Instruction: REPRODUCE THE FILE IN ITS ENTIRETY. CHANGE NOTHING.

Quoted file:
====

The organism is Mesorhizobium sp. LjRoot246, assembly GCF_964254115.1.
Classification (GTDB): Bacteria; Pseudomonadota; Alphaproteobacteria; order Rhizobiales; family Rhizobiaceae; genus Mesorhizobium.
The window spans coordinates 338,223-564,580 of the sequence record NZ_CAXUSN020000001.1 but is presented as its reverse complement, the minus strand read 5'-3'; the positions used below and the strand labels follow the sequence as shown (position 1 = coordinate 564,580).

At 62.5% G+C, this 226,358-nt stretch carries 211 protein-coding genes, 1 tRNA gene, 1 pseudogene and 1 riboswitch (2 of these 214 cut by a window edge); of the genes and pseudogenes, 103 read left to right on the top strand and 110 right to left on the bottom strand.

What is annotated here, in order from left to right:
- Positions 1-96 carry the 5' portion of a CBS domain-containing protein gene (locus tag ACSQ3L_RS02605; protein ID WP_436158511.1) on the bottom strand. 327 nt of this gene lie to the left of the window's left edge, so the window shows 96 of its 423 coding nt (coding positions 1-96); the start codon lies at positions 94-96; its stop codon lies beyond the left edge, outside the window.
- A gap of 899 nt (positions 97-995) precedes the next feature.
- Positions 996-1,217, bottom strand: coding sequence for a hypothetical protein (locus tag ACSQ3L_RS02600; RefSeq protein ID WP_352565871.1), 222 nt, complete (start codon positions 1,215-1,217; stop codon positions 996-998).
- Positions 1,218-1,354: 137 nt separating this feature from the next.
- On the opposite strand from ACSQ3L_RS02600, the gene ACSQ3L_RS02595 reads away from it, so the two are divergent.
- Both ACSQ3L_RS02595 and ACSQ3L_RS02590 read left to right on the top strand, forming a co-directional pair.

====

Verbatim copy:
The organism is Mesorhizobium sp. LjRoot246, assembly GCF_964254115.1.
Classification (GTDB): Bacteria; Pseudomonadota; Alphaproteobacteria; order Rhizobiales; family Rhizobiaceae; genus Mesorhizobium.
The window spans coordinates 338,223-564,580 of the sequence record NZ_CAXUSN020000001.1 but is presented as its reverse complement, the minus strand read 5'-3'; the positions used below and the strand labels follow the sequence as shown (position 1 = coordinate 564,580).

At 62.5% G+C, this 226,358-nt stretch carries 211 protein-coding genes, 1 tRNA gene, 1 pseudogene and 1 riboswitch (2 of these 214 cut by a window edge); of the genes and pseudogenes, 103 read left to right on the top strand and 110 right to left on the bottom strand.

What is annotated here, in order from left to right:
- Positions 1-96 carry the 5' portion of a CBS domain-containing protein gene (locus tag ACSQ3L_RS02605; protein ID WP_436158511.1) on the bottom strand. 327 nt of this gene lie to the left of the window's left edge, so the window shows 96 of its 423 coding nt (coding positions 1-96); the start codon lies at positions 94-96; its stop codon lies beyond the left edge, outside the window.
- A gap of 899 nt (positions 97-995) precedes the next feature.
- Positions 996-1,217, bottom strand: coding sequence for a hypothetical protein (locus tag ACSQ3L_RS02600; RefSeq protein ID WP_352565871.1), 222 nt, complete (start codon positions 1,215-1,217; stop codon positions 996-998).
- Positions 1,218-1,354: 137 nt separating this feature from the next.
- On the opposite strand from ACSQ3L_RS02600, the gene ACSQ3L_RS02595 reads away from it, so the two are divergent.
- Both ACSQ3L_RS02595 and ACSQ3L_RS02590 read left to right on the top strand, forming a co-directional pair.